Obviously the software economy is very different from that of other businesses. The most widely-acknowledged difference is in the split between overhead and marginal costs: while prices for many physical goods have historically been dictated by the costs of production, producing one extra copy of a software product is effectively free.
The “zero marginal cost” property of software is often misinterpreted, however, as suggesting that there is no software analog to manufacturing. And I think this misunderstanding leads people to miss one of the other unique properties of software.
Whether you’re producing hairdryers or hand-carved statues, the general workflow is the same: first come up with a design, then get a bunch of people and/or machines to perform the construction, sell the finished product, and repeat the last two steps for each customer. In some businesses the design stage alone is incredibly expensive—automobiles, for example. In others, there’s only one manufacturing run—e.g. constructing an office building.
The important point is that in traditional businesses there’s usually a pretty clear separation between design and manufacturing. Once the product has been sold, the “intellectual property” produced during the design is out for all the world to see. In some cases IP law may hinder others from copying your design for a while, but in general anybody else will be able to go out and manufacture a knock-off for something comparable to your own cost of construction.
In software, however, there isn’t a clear line between “design” and “manufacturing”: software is effectively a design that’s been completely rigorously specified; all the detail work and quality assurance that is typically a part of the manufacturing process is performed centrally. Once a software product has been released, competitors can take a look at the list of features (and possibly even poke around to see how bits of the implementation work), but translating this “design” into something that can be produced near the zero marginal cost still requires a huge investment.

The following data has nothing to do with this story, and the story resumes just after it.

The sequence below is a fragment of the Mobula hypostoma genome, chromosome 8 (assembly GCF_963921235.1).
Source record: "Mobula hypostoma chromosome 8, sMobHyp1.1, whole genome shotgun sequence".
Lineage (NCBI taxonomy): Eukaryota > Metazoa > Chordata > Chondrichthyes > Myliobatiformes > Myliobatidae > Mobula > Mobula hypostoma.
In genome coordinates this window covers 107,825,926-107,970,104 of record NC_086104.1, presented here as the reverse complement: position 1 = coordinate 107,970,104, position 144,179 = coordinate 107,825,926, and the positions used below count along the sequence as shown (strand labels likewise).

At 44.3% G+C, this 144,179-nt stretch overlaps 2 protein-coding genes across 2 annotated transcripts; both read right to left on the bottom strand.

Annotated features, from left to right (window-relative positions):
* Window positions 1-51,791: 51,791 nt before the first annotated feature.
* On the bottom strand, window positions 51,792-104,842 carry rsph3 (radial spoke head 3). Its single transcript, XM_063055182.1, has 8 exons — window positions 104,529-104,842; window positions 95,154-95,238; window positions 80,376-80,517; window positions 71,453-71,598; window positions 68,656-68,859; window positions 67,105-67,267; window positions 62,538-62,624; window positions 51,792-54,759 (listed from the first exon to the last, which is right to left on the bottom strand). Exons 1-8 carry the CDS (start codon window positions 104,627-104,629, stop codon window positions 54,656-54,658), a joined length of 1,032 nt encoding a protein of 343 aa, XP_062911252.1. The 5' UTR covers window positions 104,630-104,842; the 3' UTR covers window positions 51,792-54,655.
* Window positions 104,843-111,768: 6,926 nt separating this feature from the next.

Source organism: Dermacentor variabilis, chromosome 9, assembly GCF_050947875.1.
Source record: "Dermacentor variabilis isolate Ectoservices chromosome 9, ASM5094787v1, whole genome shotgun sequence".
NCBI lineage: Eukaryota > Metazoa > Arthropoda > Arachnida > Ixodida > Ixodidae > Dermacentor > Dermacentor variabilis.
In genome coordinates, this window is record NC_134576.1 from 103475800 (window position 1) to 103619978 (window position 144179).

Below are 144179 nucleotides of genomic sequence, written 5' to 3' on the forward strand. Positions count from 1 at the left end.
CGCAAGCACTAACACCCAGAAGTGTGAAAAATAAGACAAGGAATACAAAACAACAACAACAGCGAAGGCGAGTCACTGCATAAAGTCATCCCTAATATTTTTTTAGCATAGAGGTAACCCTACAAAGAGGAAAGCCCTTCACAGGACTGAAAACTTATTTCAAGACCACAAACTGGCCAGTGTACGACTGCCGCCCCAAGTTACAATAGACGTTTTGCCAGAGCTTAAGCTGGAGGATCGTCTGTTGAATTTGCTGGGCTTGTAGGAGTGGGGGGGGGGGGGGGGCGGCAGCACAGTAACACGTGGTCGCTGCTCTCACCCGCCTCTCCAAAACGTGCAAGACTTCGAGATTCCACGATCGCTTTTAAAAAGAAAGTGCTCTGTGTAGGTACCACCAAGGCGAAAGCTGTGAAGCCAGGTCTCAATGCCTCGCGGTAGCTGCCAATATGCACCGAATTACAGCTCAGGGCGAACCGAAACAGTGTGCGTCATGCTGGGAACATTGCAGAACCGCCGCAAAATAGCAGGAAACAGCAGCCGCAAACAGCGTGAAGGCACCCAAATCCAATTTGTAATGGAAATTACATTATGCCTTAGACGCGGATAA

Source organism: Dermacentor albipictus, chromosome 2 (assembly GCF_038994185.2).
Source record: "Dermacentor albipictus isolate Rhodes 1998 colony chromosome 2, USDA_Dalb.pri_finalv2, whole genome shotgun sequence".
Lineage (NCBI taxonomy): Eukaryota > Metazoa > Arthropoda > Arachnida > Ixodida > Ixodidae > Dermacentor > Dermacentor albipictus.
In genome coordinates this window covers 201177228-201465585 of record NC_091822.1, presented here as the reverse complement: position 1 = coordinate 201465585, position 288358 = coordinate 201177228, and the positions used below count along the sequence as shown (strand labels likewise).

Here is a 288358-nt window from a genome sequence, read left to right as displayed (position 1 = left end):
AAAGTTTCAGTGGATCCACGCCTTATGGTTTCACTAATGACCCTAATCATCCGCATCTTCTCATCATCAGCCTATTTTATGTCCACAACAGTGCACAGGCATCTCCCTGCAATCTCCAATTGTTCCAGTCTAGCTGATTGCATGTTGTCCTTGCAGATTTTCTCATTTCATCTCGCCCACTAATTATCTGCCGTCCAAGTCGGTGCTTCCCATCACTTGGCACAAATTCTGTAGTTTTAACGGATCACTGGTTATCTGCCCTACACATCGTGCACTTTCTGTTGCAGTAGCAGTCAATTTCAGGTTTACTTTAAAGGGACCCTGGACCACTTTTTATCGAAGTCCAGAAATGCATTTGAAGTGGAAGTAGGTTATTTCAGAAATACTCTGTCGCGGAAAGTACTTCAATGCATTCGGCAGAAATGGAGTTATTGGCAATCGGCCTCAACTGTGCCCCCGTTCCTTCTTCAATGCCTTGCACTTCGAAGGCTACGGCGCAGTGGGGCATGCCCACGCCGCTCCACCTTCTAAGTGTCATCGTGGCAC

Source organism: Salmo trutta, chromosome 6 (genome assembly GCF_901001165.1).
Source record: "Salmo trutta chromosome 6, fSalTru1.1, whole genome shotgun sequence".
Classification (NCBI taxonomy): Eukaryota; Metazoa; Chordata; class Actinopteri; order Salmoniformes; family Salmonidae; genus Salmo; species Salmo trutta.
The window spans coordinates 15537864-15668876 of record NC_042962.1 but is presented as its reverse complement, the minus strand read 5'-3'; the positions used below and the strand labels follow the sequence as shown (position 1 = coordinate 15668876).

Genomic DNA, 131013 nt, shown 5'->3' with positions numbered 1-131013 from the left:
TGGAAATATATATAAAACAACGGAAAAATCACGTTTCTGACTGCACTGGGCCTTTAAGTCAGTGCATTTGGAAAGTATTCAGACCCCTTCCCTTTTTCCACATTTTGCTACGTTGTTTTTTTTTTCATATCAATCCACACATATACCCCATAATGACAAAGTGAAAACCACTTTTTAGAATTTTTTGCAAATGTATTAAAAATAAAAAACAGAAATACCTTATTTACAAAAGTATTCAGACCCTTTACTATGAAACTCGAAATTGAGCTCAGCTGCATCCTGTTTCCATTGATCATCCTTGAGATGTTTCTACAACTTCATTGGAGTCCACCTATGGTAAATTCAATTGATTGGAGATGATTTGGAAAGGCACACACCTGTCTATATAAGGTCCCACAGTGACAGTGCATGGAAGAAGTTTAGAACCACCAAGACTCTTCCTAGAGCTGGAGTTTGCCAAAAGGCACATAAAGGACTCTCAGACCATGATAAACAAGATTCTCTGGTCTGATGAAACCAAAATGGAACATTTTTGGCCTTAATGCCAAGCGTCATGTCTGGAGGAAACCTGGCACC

Other businesses already have some of these properties. Setting up a manufacturing process for a new product can be very expensive and may only be practical for large volumes. But such costs still exist at the margins: producing twice as many products requires similar setup costs. The cost of “designing” the production process itself is a rounding error in traditional businesses.
The major impact from this difference between software and other products stems from the fact that manufacturing can be continuous for software: once you’ve finished manufacturing one product you can build on what you’ve already got to produce the next version: the manufacturing investment is (mostly) cumulative. This makes early leads in software much more valuable than leads in other fields, even where market share is irrelevant. Other companies may be able to invest and eventually catch up with Apple’s iPhone/iPad software (Palm’s WebOS and Google’s Android are both getting there), but if everyone keeps running at the same speed Apple will remain well out in front until the weight of their manufacturing legacy weighs them down. Waiting until a market is mature and then leapfrogging the competition is impractical in markets where manufacturing doesn’t happen at the margins. Sony take note.